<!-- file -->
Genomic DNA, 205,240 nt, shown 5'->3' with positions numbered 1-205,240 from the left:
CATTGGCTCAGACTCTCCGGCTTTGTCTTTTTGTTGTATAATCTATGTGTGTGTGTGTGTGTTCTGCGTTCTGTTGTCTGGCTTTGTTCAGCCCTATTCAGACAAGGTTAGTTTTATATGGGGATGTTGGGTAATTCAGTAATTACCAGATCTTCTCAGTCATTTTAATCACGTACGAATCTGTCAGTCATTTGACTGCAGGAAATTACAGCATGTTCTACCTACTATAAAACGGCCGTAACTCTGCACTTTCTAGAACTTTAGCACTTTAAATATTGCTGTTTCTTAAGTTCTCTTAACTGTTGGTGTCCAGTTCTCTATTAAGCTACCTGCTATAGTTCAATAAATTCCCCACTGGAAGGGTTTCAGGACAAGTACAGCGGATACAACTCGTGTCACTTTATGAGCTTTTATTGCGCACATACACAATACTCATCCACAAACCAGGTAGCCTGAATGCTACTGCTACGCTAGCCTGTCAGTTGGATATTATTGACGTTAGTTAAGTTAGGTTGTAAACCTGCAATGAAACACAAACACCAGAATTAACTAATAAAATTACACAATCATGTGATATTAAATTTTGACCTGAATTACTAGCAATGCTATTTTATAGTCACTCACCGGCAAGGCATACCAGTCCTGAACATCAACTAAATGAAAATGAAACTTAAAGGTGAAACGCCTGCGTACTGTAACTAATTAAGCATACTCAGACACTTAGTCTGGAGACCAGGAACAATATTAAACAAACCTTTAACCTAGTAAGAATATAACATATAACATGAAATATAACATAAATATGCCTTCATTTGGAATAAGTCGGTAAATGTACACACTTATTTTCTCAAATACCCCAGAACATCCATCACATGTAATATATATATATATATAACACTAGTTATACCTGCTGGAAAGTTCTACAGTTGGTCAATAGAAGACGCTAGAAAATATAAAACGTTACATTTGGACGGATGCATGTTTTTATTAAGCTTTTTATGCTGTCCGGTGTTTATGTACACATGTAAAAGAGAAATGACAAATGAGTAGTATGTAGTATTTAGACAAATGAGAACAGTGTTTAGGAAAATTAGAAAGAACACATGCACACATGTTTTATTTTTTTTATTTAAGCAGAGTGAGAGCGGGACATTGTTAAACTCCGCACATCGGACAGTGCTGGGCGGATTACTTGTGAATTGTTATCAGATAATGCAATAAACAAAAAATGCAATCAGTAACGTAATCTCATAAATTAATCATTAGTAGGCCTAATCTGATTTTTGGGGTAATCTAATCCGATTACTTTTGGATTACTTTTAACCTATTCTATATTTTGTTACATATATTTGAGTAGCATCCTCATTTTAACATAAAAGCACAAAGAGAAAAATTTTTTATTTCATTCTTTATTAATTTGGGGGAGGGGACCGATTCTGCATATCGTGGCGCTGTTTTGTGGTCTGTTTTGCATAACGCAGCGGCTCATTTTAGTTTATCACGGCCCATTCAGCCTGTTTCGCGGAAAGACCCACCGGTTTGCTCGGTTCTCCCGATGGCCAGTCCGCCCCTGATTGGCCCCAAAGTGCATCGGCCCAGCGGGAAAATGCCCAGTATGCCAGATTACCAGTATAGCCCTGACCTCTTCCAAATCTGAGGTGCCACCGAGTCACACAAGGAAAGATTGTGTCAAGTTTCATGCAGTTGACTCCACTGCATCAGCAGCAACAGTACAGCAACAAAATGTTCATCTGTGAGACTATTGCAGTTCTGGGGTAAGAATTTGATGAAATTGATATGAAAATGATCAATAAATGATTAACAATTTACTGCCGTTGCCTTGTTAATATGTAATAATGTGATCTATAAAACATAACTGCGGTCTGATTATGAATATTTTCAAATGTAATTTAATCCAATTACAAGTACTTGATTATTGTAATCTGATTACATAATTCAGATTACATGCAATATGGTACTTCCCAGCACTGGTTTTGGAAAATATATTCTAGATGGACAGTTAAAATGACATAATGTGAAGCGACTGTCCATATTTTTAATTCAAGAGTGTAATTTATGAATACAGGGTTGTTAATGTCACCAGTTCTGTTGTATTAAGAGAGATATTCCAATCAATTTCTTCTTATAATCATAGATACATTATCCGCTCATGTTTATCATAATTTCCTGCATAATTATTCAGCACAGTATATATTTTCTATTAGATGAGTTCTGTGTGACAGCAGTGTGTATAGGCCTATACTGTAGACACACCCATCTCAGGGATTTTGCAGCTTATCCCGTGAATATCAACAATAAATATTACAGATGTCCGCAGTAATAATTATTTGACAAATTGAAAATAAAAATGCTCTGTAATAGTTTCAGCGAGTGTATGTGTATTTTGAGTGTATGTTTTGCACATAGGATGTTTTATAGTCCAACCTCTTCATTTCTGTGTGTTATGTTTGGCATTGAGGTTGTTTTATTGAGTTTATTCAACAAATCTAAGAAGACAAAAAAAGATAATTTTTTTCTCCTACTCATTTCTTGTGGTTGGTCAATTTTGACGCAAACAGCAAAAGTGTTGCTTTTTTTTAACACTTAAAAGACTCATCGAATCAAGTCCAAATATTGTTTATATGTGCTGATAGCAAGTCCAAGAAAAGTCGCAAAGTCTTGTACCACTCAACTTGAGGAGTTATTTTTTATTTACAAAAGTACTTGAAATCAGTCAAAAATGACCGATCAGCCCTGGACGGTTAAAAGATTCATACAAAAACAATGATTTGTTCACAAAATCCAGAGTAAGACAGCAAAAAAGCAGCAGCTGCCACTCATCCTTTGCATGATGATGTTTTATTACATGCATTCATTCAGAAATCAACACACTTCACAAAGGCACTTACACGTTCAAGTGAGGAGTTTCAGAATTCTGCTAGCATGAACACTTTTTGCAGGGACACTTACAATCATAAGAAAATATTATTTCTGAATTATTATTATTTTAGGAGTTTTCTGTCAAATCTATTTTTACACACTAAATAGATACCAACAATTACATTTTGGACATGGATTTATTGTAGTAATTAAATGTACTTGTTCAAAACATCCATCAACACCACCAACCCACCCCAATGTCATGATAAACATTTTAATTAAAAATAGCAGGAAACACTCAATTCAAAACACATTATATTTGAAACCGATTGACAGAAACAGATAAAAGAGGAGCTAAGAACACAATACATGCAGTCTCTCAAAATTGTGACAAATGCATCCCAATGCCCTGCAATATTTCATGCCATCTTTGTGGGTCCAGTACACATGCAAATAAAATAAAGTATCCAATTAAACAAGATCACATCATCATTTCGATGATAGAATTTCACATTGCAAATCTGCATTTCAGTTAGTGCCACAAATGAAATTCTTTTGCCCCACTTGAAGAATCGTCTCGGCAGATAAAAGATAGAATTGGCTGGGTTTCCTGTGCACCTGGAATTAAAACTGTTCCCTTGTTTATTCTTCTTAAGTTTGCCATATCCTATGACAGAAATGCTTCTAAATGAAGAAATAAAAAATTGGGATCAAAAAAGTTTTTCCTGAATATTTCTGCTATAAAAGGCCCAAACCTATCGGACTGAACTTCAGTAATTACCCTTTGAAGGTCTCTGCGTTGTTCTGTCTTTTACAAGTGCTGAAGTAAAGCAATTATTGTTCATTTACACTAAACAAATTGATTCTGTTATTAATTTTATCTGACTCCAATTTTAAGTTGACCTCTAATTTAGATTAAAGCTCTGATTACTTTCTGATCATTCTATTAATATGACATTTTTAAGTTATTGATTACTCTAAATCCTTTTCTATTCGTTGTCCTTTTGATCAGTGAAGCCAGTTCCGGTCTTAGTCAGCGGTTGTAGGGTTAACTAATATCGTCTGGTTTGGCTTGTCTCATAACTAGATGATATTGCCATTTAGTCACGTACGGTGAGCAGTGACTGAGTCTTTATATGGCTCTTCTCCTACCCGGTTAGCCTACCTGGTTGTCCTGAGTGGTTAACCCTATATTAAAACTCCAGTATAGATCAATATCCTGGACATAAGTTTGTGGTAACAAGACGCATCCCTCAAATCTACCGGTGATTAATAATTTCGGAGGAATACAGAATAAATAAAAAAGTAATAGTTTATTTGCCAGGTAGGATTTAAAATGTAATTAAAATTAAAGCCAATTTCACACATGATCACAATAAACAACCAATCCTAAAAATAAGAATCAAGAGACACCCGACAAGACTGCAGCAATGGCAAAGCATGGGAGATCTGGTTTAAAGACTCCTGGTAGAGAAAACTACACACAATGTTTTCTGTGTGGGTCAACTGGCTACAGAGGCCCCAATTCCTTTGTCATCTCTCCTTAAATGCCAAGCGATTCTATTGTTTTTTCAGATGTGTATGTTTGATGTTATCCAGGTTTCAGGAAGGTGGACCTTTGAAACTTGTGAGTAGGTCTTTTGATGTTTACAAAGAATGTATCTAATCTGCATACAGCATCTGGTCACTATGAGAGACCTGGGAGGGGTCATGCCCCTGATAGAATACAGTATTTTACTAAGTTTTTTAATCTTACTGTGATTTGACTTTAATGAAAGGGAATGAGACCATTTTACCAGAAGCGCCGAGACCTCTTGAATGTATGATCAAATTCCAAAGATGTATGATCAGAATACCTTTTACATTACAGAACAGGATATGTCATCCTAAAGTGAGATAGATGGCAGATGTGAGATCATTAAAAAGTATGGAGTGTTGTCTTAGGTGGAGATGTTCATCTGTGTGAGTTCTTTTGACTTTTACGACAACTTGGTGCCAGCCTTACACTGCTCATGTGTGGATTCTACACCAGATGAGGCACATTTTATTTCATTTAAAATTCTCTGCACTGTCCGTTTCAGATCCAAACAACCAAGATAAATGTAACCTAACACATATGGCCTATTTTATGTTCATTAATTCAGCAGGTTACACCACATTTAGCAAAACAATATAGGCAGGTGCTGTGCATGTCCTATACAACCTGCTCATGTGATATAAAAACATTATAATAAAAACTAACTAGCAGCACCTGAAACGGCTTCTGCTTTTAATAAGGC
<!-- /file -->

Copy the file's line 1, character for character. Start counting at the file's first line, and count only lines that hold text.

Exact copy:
Genomic DNA, 205,240 nt, shown 5'->3' with positions numbered 1-205,240 from the left: